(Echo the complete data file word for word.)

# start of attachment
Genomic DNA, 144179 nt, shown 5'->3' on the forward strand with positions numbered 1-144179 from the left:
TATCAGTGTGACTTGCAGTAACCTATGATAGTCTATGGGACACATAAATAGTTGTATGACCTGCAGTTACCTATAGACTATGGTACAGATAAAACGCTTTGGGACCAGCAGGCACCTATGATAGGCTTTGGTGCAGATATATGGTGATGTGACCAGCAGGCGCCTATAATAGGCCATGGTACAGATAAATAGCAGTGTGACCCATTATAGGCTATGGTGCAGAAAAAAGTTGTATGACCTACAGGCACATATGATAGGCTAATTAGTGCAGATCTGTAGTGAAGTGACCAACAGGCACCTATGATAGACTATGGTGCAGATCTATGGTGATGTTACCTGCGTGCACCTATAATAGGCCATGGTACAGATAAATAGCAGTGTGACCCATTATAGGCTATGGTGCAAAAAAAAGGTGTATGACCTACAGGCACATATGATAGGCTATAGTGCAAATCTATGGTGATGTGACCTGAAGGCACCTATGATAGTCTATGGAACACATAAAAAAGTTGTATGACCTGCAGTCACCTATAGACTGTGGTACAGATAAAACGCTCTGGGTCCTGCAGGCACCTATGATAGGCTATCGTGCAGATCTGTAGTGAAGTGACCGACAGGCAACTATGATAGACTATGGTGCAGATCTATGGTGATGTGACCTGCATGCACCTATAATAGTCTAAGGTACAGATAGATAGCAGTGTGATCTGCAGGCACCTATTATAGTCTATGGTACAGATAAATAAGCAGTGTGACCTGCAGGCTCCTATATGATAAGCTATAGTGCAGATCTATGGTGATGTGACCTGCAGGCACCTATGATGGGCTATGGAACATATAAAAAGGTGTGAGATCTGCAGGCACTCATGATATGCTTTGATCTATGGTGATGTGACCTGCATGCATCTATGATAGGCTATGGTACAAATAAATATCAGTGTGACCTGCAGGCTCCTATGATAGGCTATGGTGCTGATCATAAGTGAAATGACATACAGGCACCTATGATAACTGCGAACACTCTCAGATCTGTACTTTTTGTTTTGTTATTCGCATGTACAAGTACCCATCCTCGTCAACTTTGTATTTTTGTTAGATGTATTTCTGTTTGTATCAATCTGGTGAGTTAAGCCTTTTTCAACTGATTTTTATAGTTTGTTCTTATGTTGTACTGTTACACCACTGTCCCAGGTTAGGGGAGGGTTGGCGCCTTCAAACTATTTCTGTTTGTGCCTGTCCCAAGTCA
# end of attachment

Genomic DNA, 144179 nt, shown 5'->3' on the forward strand with positions numbered 1-144179 from the left:
TATCAGTGTGACTTGCAGTAACCTATGATAGTCTATGGGACACATAAATAGTTGTATGACCTGCAGTTACCTATAGACTATGGTACAGATAAAACGCTTTGGGACCAGCAGGCACCTATGATAGGCTTTGGTGCAGATATATGGTGATGTGACCAGCAGGCGCCTATAATAGGCCATGGTACAGATAAATAGCAGTGTGACCCATTATAGGCTATGGTGCAGAAAAAAGTTGTATGACCTACAGGCACATATGATAGGCTAATTAGTGCAGATCTGTAGTGAAGTGACCAACAGGCACCTATGATAGACTATGGTGCAGATCTATGGTGATGTTACCTGCGTGCACCTATAATAGGCCATGGTACAGATAAATAGCAGTGTGACCCATTATAGGCTATGGTGCAAAAAAAAGGTGTATGACCTACAGGCACATATGATAGGCTATAGTGCAAATCTATGGTGATGTGACCTGAAGGCACCTATGATAGTCTATGGAACACATAAAAAAGTTGTATGACCTGCAGTCACCTATAGACTGTGGTACAGATAAAACGCTCTGGGTCCTGCAGGCACCTATGATAGGCTATCGTGCAGATCTGTAGTGAAGTGACCGACAGGCAACTATGATAGACTATGGTGCAGATCTATGGTGATGTGACCTGCATGCACCTATAATAGTCTAAGGTACAGATAGATAGCAGTGTGATCTGCAGGCACCTATTATAGTCTATGGTACAGATAAATAAGCAGTGTGACCTGCAGGCTCCTATATGATAAGCTATAGTGCAGATCTATGGTGATGTGACCTGCAGGCACCTATGATGGGCTATGGAACATATAAAAAGGTGTGAGATCTGCAGGCACTCATGATATGCTTTGATCTATGGTGATGTGACCTGCATGCATCTATGATAGGCTATGGTACAAATAAATATCAGTGTGACCTGCAGGCTCCTATGATAGGCTATGGTGCTGATCATAAGTGAAATGACATACAGGCACCTATGATAACTGCGAACACTCTCAGATCTGTACTTTTTGTTTTGTTATTCGCATGTACAAGTACCCATCCTCGTCAACTTTGTATTTTTGTTAGATGTATTTCTGTTTGTATCAATCTGGTGAGTTAAGCCTTTTTCAACTGATTTTTATAGTTTGTTCTTATGTTGTACTGTTACACCACTGTCCCAGGTTAGGGGAGGGTTGGCGCCTTCAAACTATTTCTGTTTGTGCCTGTCCCAAGTCA